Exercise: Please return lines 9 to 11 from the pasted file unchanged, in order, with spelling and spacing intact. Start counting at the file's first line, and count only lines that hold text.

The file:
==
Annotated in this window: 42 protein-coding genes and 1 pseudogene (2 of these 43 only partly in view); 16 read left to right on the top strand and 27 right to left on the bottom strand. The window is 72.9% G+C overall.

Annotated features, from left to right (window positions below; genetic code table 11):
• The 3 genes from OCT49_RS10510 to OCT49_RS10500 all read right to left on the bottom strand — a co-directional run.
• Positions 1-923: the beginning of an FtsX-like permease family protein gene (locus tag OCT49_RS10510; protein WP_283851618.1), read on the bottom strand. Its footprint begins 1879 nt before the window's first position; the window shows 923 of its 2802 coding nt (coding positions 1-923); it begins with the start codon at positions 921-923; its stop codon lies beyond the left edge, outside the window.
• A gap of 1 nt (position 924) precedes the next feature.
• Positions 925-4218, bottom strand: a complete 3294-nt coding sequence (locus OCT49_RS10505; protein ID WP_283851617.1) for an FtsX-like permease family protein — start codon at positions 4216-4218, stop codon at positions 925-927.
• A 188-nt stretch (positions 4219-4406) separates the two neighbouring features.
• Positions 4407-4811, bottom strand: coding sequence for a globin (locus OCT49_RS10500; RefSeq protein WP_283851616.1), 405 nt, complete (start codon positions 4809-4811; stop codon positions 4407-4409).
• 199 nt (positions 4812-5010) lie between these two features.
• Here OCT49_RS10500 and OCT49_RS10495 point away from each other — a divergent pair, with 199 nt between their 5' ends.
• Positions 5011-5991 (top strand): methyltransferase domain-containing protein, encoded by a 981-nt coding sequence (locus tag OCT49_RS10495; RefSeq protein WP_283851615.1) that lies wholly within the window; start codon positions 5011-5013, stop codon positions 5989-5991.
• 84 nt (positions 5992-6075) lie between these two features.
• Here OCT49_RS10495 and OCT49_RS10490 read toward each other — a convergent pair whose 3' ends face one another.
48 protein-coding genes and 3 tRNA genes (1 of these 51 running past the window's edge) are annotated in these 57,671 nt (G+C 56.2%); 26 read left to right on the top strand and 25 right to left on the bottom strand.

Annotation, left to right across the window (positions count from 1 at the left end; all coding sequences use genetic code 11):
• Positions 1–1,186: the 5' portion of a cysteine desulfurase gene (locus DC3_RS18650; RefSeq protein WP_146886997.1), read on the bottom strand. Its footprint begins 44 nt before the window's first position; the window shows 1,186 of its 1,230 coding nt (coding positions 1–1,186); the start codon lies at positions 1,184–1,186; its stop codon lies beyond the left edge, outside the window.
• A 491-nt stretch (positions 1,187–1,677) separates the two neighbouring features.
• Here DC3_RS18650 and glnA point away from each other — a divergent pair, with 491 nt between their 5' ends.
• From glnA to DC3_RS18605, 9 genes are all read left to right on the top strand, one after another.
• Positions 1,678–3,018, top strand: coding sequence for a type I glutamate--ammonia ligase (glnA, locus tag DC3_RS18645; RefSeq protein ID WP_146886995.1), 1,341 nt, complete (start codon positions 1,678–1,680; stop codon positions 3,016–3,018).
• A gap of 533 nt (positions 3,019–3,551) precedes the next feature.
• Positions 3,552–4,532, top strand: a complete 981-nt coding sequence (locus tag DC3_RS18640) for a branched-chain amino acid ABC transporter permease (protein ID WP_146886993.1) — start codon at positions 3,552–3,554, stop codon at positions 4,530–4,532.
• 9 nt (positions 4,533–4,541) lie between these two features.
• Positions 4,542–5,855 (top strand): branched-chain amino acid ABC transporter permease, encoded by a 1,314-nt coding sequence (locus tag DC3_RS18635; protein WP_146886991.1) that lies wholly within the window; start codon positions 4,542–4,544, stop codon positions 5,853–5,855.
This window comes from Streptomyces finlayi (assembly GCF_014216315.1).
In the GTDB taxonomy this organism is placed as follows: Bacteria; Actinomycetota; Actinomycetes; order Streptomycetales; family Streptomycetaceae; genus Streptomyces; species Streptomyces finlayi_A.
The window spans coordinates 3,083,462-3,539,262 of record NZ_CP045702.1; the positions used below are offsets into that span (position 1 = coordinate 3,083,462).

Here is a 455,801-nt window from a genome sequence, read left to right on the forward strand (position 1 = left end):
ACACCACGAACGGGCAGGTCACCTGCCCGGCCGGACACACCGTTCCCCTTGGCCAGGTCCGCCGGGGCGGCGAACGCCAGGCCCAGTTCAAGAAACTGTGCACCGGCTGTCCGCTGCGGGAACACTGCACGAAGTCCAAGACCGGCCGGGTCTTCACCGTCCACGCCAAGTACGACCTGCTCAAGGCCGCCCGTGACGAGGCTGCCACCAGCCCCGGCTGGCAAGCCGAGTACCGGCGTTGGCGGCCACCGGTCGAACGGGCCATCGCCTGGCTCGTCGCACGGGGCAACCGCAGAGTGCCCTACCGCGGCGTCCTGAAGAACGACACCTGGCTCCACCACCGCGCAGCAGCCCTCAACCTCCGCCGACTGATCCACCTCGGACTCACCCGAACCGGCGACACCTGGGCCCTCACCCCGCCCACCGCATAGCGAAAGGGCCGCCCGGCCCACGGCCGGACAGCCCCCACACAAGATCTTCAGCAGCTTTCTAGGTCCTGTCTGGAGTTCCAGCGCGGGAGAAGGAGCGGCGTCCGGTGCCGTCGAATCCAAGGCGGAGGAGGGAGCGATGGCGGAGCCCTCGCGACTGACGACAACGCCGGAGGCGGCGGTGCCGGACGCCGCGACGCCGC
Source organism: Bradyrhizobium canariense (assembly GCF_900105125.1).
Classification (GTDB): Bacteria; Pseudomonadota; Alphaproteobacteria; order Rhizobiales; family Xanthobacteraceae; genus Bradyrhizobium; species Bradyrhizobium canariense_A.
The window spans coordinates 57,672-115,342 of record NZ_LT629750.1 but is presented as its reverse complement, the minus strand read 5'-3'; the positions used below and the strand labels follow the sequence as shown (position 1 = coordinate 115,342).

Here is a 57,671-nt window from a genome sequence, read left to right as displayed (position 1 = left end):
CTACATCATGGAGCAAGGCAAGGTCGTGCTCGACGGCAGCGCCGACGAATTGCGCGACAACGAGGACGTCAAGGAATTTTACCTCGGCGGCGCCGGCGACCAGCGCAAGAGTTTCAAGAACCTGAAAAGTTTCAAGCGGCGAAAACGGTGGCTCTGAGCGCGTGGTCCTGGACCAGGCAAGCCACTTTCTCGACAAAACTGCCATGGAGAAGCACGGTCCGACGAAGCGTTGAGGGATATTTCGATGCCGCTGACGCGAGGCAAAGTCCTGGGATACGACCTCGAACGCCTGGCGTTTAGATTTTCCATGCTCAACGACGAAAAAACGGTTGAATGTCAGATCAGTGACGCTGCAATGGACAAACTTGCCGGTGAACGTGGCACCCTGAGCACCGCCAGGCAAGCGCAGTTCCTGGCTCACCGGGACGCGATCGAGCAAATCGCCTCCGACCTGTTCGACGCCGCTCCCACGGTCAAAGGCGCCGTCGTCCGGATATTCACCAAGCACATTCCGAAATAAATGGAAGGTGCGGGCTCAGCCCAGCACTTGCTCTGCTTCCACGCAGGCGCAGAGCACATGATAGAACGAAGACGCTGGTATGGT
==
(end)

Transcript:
• 199 nt (positions 4812-5010) lie between these two features.
• Here OCT49_RS10500 and OCT49_RS10495 point away from each other — a divergent pair, with 199 nt between their 5' ends.
• Positions 5011-5991 (top strand): methyltransferase domain-containing protein, encoded by a 981-nt coding sequence (locus tag OCT49_RS10495; RefSeq protein WP_283851615.1) that lies wholly within the window; start codon positions 5011-5013, stop codon positions 5989-5991.